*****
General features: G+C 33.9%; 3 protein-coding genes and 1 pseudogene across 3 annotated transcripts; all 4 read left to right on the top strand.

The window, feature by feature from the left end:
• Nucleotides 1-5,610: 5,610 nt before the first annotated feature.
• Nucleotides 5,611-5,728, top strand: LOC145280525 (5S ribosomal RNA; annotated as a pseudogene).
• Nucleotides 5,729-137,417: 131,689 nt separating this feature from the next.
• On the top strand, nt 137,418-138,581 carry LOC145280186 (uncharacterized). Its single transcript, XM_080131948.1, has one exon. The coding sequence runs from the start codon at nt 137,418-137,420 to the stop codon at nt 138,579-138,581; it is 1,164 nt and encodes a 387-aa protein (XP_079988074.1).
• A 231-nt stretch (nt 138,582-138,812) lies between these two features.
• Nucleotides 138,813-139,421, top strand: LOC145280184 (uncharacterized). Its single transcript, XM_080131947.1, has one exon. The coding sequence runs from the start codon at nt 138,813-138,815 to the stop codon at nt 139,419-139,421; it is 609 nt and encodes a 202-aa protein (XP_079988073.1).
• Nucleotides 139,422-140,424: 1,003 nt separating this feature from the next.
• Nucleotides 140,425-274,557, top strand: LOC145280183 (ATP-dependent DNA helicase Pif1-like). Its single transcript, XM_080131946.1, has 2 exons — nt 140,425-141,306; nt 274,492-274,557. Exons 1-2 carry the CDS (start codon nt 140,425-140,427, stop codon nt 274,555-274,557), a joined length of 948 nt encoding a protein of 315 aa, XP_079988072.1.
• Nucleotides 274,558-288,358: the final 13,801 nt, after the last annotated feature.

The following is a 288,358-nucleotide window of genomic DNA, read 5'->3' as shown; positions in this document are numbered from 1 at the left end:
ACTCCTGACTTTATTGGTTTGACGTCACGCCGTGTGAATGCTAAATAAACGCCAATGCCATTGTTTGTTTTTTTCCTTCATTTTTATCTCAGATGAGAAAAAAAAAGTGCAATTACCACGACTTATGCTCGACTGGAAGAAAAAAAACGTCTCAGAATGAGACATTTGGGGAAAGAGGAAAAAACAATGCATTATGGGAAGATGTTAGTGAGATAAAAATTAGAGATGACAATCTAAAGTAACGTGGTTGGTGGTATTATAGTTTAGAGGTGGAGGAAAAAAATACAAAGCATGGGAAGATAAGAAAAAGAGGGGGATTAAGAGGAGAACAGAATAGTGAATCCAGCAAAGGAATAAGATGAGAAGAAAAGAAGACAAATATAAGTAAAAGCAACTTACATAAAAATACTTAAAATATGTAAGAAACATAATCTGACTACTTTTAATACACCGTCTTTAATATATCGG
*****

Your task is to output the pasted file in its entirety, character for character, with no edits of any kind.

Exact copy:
General features: G+C 33.9%; 3 protein-coding genes and 1 pseudogene across 3 annotated transcripts; all 4 read left to right on the top strand.

The window, feature by feature from the left end:
• Nucleotides 1-5,610: 5,610 nt before the first annotated feature.
• Nucleotides 5,611-5,728, top strand: LOC145280525 (5S ribosomal RNA; annotated as a pseudogene).
• Nucleotides 5,729-137,417: 131,689 nt separating this feature from the next.
• On the top strand, nt 137,418-138,581 carry LOC145280186 (uncharacterized). Its single transcript, XM_080131948.1, has one exon. The coding sequence runs from the start codon at nt 137,418-137,420 to the stop codon at nt 138,579-138,581; it is 1,164 nt and encodes a 387-aa protein (XP_079988074.1).
• A 231-nt stretch (nt 138,582-138,812) lies between these two features.
• Nucleotides 138,813-139,421, top strand: LOC145280184 (uncharacterized). Its single transcript, XM_080131947.1, has one exon. The coding sequence runs from the start codon at nt 138,813-138,815 to the stop codon at nt 139,419-139,421; it is 609 nt and encodes a 202-aa protein (XP_079988073.1).
• Nucleotides 139,422-140,424: 1,003 nt separating this feature from the next.
• Nucleotides 140,425-274,557, top strand: LOC145280183 (ATP-dependent DNA helicase Pif1-like). Its single transcript, XM_080131946.1, has 2 exons — nt 140,425-141,306; nt 274,492-274,557. Exons 1-2 carry the CDS (start codon nt 140,425-140,427, stop codon nt 274,555-274,557), a joined length of 948 nt encoding a protein of 315 aa, XP_079988072.1.
• Nucleotides 274,558-288,358: the final 13,801 nt, after the last annotated feature.

The following is a 288,358-nucleotide window of genomic DNA, read 5'->3' as shown; positions in this document are numbered from 1 at the left end:
ACTCCTGACTTTATTGGTTTGACGTCACGCCGTGTGAATGCTAAATAAACGCCAATGCCATTGTTTGTTTTTTTCCTTCATTTTTATCTCAGATGAGAAAAAAAAAGTGCAATTACCACGACTTATGCTCGACTGGAAGAAAAAAAACGTCTCAGAATGAGACATTTGGGGAAAGAGGAAAAAACAATGCATTATGGGAAGATGTTAGTGAGATAAAAATTAGAGATGACAATCTAAAGTAACGTGGTTGGTGGTATTATAGTTTAGAGGTGGAGGAAAAAAATACAAAGCATGGGAAGATAAGAAAAAGAGGGGGATTAAGAGGAGAACAGAATAGTGAATCCAGCAAAGGAATAAGATGAGAAGAAAAGAAGACAAATATAAGTAAAAGCAACTTACATAAAAATACTTAAAATATGTAAGAAACATAATCTGACTACTTTTAATACACCGTCTTTAATATATCGG